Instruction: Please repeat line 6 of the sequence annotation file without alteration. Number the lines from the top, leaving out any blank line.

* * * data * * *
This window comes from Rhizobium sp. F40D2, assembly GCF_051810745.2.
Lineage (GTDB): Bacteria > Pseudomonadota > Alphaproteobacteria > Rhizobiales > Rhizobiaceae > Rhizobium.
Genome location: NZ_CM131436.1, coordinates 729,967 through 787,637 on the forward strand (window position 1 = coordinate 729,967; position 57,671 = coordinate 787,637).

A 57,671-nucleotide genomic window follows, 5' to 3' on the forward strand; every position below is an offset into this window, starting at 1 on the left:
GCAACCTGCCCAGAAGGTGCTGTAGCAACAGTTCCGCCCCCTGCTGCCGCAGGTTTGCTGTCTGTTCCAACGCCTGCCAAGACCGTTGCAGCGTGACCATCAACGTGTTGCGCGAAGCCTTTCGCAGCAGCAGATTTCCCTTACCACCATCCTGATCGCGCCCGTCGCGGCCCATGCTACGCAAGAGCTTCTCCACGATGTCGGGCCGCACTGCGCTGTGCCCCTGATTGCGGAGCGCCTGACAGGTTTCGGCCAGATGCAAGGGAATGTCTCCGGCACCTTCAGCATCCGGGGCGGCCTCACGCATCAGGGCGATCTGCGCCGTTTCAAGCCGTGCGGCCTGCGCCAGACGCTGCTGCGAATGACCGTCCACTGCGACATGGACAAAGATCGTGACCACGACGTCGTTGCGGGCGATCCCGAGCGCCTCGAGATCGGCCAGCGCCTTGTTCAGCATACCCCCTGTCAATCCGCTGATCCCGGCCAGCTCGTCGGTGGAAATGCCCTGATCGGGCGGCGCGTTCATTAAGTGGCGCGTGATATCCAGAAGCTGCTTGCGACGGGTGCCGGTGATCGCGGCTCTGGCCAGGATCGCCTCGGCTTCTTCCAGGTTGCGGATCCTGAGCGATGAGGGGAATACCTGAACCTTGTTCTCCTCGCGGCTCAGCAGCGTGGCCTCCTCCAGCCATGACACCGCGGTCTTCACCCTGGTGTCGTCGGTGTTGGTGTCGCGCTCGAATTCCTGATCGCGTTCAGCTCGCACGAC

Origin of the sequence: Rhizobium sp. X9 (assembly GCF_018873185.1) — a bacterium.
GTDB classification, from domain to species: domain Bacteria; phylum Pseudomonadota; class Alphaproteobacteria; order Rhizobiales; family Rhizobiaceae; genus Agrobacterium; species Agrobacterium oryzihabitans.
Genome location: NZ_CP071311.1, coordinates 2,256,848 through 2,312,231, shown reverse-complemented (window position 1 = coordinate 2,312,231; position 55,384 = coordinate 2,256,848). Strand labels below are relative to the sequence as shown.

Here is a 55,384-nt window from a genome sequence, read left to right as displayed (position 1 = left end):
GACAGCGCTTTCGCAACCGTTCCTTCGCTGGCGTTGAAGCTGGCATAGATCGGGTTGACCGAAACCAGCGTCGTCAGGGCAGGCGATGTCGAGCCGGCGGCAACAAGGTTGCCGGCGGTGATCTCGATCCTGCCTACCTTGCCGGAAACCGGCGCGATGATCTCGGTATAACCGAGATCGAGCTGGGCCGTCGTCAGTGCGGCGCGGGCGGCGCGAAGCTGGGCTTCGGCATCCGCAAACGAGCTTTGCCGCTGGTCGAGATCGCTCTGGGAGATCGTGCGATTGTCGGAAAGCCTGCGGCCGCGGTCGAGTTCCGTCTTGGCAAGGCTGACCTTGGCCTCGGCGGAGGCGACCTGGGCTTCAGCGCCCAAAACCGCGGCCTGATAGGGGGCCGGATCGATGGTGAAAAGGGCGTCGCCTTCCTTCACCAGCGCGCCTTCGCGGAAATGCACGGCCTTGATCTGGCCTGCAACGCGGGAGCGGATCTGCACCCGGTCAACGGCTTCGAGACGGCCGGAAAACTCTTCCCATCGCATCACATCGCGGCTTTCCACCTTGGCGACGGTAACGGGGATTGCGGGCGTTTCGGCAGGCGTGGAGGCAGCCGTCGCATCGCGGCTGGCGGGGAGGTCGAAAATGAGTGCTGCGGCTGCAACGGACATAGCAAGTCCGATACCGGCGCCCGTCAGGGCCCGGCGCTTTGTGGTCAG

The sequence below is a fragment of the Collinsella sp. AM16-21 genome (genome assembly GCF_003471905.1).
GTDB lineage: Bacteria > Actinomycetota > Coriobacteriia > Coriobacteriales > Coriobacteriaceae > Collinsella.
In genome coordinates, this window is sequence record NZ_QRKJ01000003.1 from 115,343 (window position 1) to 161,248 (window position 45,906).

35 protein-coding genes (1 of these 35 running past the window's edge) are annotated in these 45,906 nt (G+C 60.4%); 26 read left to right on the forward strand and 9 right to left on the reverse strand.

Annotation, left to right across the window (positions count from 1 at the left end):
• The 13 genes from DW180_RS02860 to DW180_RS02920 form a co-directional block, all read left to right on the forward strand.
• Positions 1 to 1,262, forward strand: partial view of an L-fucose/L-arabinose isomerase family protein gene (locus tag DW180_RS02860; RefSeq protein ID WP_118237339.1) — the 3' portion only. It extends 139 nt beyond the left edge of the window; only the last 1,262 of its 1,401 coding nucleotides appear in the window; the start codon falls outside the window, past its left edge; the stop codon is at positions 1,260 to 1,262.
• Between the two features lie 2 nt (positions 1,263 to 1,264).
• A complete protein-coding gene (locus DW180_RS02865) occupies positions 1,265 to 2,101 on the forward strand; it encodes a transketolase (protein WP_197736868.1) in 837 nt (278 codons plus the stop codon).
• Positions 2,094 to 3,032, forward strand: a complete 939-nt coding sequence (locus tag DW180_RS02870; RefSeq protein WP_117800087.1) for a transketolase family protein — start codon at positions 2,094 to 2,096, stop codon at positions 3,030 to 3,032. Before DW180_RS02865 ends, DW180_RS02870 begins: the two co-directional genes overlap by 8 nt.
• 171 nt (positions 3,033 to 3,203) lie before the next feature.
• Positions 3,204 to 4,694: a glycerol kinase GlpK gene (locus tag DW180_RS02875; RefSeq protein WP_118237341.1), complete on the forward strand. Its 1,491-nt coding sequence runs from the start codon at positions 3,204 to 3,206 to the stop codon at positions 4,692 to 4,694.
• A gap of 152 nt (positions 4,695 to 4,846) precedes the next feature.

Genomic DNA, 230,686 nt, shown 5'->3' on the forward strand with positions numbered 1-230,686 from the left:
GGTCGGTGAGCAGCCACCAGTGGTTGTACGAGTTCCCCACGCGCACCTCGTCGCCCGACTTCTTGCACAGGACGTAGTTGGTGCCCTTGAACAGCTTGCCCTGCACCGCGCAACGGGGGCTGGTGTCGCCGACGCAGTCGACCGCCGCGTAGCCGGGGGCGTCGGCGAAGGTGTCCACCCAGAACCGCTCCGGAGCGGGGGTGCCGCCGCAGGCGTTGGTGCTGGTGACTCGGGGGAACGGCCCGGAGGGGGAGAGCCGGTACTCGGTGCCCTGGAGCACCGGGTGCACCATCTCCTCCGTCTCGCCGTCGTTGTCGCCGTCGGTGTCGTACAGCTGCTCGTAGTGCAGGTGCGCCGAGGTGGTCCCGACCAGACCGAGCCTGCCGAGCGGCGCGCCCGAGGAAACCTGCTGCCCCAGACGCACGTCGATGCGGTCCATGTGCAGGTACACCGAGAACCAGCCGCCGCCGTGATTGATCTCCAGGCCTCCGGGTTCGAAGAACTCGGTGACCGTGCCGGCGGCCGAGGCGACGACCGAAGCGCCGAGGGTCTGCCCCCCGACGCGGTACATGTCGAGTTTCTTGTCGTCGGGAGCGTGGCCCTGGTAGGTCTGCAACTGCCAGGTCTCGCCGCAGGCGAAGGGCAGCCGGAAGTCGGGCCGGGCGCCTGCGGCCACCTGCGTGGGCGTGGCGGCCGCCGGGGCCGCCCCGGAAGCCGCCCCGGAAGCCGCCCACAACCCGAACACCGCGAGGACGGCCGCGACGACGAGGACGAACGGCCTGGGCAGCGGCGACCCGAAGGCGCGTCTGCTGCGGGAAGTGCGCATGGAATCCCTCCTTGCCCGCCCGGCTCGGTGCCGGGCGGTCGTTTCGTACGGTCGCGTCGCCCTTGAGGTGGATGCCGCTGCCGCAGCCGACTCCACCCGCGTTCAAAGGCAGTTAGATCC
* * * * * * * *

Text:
Origin of the sequence: Rhizobium sp. X9 (assembly GCF_018873185.1) — a bacterium.